Feather Boards

We'll be focusing the Feather line of boards, but the process is the same if you're using an ItsyBitsy, Trinket, Metro/Arduino Uno or any other microcontrollers, breakout boards, etc. 

Adafruit Feathers are a complete line of development boards that are both standalone and stackable. There are over a dozen different boards with varying specialties, and each can be paired with a host of different FeatherWing add-on boards, so there’s a combo for just about any project.

Don't know where to start? The Feather M4 Express is a great basic board to begin with.

Angled shot of a Adafruit Feather M4 Express.
It's what you've been waiting for, the Feather M4 Express featuring ATSAMD51. This Feather is fast like a swift, smart like an owl, strong like a ox-bird (it's half ox,...
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FeatherWings are boards with fancy add-on features that attach to your chosen Feather board. Some FeatherWings have sensors, or extra memory, or NeoPixel LEDS - the list goes on and on. All the FeatherWings work with any Feather board, so there are thousands of combinations available. My favorite is the NeoPixel FeatherWing. Search the store to see all the options.

Video of a NeoPixel FeatherWing lighting various colors.
A Feather board without ambition is a Feather board without FeatherWings! This is the NeoPixel FeatherWing, a 4x8 RGB LED Add-on For All Feather...
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Extra FeatherWings

You can use just one FeatherWing, or you can get a little extra and use Adafruit’s FeatherWing doublers or Triplers to add multiple wings to your project. The sky's the limit.

Double prototyping feather wing PCB with socket headers installed
This is the FeatherWing Doubler - a prototyping add-on and more for all Feather boards. This is similar to our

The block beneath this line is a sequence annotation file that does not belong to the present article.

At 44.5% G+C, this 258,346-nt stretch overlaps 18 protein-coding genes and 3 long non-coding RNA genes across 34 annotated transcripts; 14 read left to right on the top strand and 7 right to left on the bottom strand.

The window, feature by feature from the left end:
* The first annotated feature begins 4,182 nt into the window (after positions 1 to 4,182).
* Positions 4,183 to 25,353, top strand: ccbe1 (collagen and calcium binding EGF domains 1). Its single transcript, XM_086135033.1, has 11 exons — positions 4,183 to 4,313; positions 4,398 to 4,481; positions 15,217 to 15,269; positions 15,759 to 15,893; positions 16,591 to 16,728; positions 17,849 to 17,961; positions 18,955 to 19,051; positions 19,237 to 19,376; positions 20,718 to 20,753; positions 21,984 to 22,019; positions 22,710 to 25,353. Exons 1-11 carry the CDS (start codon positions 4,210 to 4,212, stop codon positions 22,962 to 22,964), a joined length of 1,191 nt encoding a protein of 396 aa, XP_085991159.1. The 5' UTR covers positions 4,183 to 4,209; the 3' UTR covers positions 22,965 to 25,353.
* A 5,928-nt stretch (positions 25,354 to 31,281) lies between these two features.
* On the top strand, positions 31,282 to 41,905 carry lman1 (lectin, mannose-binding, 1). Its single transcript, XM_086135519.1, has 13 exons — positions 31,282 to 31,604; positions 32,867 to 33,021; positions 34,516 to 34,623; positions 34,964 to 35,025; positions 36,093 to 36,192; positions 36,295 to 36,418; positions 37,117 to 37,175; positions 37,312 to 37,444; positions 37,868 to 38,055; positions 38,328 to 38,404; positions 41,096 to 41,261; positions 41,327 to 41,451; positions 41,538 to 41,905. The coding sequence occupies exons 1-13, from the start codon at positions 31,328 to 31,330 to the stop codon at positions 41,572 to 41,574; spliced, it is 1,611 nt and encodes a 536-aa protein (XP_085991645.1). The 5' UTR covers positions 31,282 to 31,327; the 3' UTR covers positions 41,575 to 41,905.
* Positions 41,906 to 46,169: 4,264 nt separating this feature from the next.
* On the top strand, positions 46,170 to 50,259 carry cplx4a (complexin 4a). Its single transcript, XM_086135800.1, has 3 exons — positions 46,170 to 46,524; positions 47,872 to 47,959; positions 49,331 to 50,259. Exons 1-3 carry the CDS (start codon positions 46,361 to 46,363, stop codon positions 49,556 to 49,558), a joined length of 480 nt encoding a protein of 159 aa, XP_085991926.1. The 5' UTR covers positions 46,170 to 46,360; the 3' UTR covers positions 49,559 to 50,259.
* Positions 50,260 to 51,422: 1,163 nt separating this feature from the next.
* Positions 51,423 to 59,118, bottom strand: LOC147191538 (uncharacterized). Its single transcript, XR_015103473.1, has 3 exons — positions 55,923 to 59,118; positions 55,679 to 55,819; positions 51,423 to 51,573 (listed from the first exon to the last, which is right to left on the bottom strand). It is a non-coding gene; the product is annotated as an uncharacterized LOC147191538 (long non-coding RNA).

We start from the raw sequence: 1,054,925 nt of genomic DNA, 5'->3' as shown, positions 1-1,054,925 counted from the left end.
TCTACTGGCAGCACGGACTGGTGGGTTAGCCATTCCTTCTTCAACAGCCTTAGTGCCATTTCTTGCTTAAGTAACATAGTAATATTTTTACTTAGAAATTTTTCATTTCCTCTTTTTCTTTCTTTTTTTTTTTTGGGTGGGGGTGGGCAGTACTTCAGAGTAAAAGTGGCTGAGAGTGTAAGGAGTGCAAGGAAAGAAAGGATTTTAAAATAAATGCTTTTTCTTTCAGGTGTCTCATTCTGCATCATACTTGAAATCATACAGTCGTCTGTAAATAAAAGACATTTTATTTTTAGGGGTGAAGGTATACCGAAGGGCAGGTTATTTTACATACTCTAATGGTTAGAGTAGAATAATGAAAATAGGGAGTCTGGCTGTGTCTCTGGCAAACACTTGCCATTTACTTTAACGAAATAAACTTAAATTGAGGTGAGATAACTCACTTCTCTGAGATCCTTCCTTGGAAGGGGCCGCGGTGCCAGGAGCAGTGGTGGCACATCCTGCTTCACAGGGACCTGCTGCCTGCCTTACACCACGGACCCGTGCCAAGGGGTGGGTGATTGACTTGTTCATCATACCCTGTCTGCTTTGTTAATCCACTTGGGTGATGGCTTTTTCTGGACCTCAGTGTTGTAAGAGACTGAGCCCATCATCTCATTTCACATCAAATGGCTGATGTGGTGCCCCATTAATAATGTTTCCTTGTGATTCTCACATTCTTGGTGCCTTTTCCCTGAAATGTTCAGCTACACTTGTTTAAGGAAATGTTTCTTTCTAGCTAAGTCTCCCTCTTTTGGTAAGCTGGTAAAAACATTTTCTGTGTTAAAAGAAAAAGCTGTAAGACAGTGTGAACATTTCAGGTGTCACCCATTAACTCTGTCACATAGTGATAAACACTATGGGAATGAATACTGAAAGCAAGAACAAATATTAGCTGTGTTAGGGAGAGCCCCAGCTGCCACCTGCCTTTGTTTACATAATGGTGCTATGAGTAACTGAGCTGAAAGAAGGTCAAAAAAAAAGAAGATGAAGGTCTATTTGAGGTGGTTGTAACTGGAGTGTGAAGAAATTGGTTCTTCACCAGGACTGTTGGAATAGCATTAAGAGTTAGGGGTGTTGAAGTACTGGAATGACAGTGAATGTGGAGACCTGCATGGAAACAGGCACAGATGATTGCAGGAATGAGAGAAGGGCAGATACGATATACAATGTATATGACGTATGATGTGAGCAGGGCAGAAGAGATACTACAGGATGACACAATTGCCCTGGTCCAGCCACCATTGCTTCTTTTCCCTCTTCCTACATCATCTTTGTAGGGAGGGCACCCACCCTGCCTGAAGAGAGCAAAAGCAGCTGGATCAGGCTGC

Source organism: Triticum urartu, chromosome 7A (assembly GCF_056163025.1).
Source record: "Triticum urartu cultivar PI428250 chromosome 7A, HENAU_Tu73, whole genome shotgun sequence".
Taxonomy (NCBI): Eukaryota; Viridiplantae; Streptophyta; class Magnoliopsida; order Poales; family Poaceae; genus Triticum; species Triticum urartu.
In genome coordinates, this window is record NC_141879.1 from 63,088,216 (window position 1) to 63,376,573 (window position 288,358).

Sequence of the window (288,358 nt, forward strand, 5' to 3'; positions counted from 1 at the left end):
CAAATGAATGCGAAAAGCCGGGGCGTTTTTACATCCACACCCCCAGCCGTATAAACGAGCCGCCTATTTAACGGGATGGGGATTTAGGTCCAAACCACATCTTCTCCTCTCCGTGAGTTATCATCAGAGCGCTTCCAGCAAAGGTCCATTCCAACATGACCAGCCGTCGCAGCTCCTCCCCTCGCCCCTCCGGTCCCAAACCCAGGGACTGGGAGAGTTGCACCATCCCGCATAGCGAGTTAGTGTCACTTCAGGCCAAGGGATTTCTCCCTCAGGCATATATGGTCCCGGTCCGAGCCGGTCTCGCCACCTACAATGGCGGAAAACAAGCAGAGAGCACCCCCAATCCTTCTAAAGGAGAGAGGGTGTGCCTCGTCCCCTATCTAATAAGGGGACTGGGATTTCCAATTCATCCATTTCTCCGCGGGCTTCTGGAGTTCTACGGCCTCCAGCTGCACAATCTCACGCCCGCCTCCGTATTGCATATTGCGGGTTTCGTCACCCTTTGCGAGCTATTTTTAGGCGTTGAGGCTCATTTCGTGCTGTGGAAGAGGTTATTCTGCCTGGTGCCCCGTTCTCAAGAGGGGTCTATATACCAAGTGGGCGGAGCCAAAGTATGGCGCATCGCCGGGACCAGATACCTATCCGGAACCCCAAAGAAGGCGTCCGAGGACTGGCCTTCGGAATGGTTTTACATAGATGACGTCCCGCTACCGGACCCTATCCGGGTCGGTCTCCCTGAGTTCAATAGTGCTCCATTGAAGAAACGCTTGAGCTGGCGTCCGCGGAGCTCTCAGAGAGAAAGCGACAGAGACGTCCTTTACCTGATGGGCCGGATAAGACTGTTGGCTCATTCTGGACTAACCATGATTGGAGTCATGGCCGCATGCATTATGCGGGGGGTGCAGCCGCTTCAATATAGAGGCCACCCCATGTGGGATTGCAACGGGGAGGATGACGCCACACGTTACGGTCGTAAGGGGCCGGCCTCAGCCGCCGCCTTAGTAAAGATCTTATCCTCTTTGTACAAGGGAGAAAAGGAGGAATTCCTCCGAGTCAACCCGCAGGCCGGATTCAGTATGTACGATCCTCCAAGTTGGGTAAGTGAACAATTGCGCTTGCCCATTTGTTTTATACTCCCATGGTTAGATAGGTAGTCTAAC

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Types of Headers

Once you've chosen your Feather and your FeatherWing, it's time to decide how to attach them together. This is where the headers come in. This guide will cover three main types of headers: male, female, and stacking headers. Some feathers also ship with specialty headers for attaching servos, connectors, or screw terminals. Once you've got the basics, those will be a snap to figure out.

Male headers are the "standard" headers that ship with most boards. They attach to the underside of the board so the plastic spacers are flush with the surface, and the solder joints go on the front of the board.

Female Headers have plastic sockets with short legs coming out one side. They attach to the top side of a board, with the plastic flush with the board and the solder joints underneath, on the back side of the board.

You can then plug a board with male headers into the female sockets and the two boards will be connected.

Stacking Headers are kind of a combination of male and female. They have a socket with long pins coming out. They sit on top of the board with the long pins sticking through the holes. The solder joints go underneath the board, and the long pins can extend down into another stacking header or female socket, or into a breadboard or perf board. As the name implies, you can stack multiple boards one on top of the other with these headers.

This guide was first published on Nov 04, 2020. It was last updated on Oct 30, 2020.

This page (Feathers and FeatherWings) was last updated on Nov 02, 2020.

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